When looking for work, job hunters must apply all their skills to their search. The assistance that soft skills provide is often overlooked so, in this article, we break down what soft skills are and offer a range of related advice to enhance work finding effectiveness. Just saying that you have a particular skill is not very meaningful for a potential employer. Instead, it is betters to demonstrate that you possess this quality by sharing examples of times when you have used it, thereby enabling a hiring manager to visualise your skill awareness.
When considering networking, I first reflected on how I secured previous roles with employers, and I was a little surprised to find that all but one of my jobs was sourced through networking. Over the last twenty-five years, all my positions have come through former colleagues or referrals to head-hunting with my first job sourced through my family network, and only one job formally applied.
So, develop your contact lists – speak to your friends, family, people you know in work such as neighbours, contact professional associations and lean on anyone, such as former colleagues, that can generate leads for you to follow up.
The power of perseverance and resilience
Adapting positively to challenging circumstances (resilience) and persistence when times are tough (perseverance) are closely related skills essential for successful job hunting.
Remember, failure is a large part of trying and rationalising this thought will aid resilience. It is difficult not to get down when you are rejected or perhaps worse receive no feedback. Rather than let dejection set up, flip it around and use the rejection as a learning opportunity. You can assess your interview performance and identify improvement areas, you can recognise mistakes that need to be minimised or removed, and you can note things that went well to do next time. Taking a more positive approach to the hard knocks that come with job hunting will protect your general wellbeing and improve your hiring chances.
Developing resilience for life
A big part of developing resilience is rationalising what is going on and understanding your influence on a situation or the likely outcomes. So, do expect your CV to be rejected frequently, do not expect regular feedback and remember only a small percentage of any application group are interviewed. Remember, you might have as little as 10 seconds to impress somebody reviewing your CV. While this is difficult to accept, I’ve been there reviewing hundreds of CVs, and it is true.
Recruiters and hiring managers develop keyword search skills and can be incredibly efficient (ruthless) at shortlisting candidates. Some of this is automated now with AI, and there is also self-selection where you inadvertently deselect yourself through a series of online questions. For these reasons, you must always keep in mind, the critical requirements of a role you are applying for and cover them in your application.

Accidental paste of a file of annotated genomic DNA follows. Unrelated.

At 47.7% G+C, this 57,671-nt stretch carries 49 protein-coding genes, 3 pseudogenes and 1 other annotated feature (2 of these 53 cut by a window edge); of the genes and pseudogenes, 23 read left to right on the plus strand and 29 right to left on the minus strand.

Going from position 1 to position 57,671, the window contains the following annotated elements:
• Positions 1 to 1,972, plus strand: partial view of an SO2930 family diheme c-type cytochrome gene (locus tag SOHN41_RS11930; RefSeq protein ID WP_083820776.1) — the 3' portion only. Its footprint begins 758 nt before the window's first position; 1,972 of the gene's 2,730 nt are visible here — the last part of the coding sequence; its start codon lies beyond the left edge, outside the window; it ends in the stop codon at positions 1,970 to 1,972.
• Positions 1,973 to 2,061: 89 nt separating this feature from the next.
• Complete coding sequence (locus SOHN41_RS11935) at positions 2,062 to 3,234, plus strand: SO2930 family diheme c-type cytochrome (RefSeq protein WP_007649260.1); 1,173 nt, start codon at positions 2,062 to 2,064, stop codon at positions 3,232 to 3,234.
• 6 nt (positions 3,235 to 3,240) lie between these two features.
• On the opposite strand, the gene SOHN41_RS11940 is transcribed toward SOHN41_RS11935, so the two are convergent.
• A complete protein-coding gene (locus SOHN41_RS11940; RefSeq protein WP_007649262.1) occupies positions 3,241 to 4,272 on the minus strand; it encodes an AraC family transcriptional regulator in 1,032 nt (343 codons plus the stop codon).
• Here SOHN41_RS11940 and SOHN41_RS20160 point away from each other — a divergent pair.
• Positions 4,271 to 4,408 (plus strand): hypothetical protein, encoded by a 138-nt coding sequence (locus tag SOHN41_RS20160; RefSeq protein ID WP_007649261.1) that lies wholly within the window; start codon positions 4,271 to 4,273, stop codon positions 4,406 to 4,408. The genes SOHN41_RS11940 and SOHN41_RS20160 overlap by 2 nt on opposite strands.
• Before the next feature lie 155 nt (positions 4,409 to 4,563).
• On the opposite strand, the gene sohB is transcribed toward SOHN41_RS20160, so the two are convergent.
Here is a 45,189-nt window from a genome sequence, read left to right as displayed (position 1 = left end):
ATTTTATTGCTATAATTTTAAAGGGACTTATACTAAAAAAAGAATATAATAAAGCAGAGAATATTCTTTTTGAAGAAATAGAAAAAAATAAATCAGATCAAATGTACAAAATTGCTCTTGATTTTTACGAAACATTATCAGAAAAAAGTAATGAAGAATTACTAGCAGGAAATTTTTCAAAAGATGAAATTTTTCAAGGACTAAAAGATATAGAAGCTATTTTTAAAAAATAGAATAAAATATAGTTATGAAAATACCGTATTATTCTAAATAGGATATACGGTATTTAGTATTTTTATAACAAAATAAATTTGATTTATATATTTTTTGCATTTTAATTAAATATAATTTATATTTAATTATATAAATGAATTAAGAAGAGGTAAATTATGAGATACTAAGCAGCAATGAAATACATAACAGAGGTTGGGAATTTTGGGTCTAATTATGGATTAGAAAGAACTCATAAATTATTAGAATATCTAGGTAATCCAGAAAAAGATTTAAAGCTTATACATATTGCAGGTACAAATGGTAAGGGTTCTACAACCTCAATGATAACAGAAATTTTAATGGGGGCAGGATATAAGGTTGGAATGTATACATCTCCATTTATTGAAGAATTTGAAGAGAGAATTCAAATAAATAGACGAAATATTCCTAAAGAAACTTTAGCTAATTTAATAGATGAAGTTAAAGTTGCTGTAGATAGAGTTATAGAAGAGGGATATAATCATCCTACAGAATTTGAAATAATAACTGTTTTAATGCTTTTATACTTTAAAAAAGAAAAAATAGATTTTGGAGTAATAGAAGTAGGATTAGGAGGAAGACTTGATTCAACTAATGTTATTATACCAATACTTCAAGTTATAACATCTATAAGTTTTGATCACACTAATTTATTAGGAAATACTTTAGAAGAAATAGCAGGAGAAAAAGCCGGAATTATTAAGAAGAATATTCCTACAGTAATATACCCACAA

Consider generational differences
It is worth giving some thought to your target audience, hiring managers. It is possible that they are from a different generation to you, typically an older one. The following are generalisations to make an essential point that there can be generational differences and understanding them will help improve communication and relationships. Given the potential generational differences, consider focusing on skills that cross generational divides such as hard skills, communication, flexibility, team-working, etc.
Do you stand out from the crowd?
Consider how you stand out and do not just say what you did, say what skills you developed, how you grew them, and what you learned from applying them. Most of all, remember that, in terms of your job search, perseverance means not giving up on finding a job position when things are tough, and resilience suggests that, you can bounce back quicker and stronger from the challenges you experience job-hunting.
Download the complete Soft Skills for Job Hunting Guide here
About the Author
Ross MacRae has worked in Human Resources for thirty years. He is Group HR Director & Deputy MD, a member of the Orion Group board of directors and is in his tenth year at Orion.
Key responsibilities include leading the Orion ISP recruitment out-sourcing capability and account management of a key and fast-growing client. Ross also directs Marketing, Commercial, Business Management Systems and HR functional services within the business and has a number of divisional teams report to him.
Key skills are driving a performance-based culture, leadership team trusted advisor, talent analysis, benefits provision, keynote speaker, leading people strategies and directing diverse teams across multiple sectors, functions and regions.
Ross is a Chartered Fellow of CIPD and a Fellow of the Institute of Recruitment Professionals retaining a PGDip in HR, PGCert in Management and BA Degree from the Open University. He is also a member of several advisory bodies providing sectorial, regional and career guidance.